1. Thank you for this posting. Here are my responses to a few of your points.

    Many of us are overwhelmed by the sheer mass of information, the speed of interaction, the desire to read and respond to members of a burgeoning online community.

    In my case, lack of access to many tools & applications due to our district filter might be a blessing in disguise, since it forces me to apply the theories of 21st century learning using lower tech simulations…slam teaching.

    My blog is the creative outlet which I hadn’t realized was missing – and necessary – in my life. Even though I write primarily for myself, the fact that there is an audience of sorts encourages me to dig deeper, explain more. I take pride in both the process and the product.

    Having an online presence pairs the freedom to explore different personality facets with, at least in my case, a fear of misrepresenting myself (so that when and if face to face meetings occur, a cyber colleague will not experience disappointment or astonishment!).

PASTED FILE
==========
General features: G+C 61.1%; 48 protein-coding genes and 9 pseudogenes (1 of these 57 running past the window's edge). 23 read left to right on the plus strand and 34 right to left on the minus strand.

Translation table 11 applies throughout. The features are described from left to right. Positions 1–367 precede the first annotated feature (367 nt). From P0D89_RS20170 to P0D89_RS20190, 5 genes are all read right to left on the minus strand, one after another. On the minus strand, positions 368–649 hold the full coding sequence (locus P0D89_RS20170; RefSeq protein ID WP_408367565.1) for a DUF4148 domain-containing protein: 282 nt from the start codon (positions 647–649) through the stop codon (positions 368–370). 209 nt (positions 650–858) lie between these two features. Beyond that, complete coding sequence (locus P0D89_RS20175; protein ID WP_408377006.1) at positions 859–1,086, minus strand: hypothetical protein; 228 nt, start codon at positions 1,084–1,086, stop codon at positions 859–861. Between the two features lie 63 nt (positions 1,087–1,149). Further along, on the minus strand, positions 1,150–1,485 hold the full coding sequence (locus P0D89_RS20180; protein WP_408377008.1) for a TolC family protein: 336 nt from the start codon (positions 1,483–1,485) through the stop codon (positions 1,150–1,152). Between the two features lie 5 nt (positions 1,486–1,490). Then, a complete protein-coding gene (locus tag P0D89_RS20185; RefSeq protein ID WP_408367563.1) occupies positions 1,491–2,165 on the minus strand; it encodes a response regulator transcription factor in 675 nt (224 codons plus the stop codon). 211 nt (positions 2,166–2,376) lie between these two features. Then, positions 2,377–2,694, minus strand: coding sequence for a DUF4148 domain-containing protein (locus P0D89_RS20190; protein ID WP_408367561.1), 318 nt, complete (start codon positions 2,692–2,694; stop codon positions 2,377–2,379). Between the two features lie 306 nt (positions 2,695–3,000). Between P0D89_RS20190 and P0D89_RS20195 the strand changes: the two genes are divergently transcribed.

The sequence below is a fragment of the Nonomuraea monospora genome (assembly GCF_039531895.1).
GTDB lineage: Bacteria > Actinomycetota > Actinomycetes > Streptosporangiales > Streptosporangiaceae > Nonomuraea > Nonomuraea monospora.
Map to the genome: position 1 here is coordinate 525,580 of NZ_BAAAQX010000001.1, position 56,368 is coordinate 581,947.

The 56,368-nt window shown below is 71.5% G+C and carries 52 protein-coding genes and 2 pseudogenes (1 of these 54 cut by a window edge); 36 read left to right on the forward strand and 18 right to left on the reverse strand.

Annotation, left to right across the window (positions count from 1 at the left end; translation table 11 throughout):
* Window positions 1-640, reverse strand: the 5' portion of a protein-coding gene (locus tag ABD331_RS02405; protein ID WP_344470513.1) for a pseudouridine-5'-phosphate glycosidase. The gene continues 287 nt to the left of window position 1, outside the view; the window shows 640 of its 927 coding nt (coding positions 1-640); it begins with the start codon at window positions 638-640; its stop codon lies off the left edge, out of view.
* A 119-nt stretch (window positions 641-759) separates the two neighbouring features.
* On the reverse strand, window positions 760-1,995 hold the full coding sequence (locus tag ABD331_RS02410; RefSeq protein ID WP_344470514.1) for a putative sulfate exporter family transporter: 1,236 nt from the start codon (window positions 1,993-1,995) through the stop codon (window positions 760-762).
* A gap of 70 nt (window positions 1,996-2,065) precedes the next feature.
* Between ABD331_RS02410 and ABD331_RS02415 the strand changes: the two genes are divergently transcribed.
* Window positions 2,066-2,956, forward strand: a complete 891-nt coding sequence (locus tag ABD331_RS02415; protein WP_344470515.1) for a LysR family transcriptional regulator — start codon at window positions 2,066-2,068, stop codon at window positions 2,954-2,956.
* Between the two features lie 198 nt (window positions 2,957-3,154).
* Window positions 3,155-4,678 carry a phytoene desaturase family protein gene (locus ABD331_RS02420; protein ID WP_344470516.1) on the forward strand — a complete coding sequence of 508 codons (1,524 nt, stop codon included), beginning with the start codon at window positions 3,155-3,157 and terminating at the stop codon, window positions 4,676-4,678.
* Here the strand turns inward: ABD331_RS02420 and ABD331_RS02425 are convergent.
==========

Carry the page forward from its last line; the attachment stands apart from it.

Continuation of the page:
All of us are experimenting, evolving, role-playing, learning. In the end, what we take from these experiences depends on our expectations.

  2. Stop making me think when I need to be getting dressed and leaving to go teach! 😉

    Random thoughts on representation:
    I picked my photo for the blog/twitter carefully. I once wrote a long essay about that photo, after rediscovering it in a pile of rejects. It was my first year teaching and I was stressed, depressed, and exhausted. Every that photo wasn’t. I wanted to go back to college, back to random trips to DC to see cherry trees bloom (it was taken at the Sakura Matsuri) and be “that smiling girl” again. So using that photo as my main online representation of self is highly symbolic for me. It’s a constant reminder that I can, and should try to, be that smiling girl and still be Penelope-the-teacher and Penelope-the-blogger and Penelope-the-Adult. By putting that photo everywhere I put my professional self online, I’ve made a contract with myself to be positive and hopeful. “Look, self” it says, “Everyone on the internet sees you as this picture of a totally happy Penny, so be her.”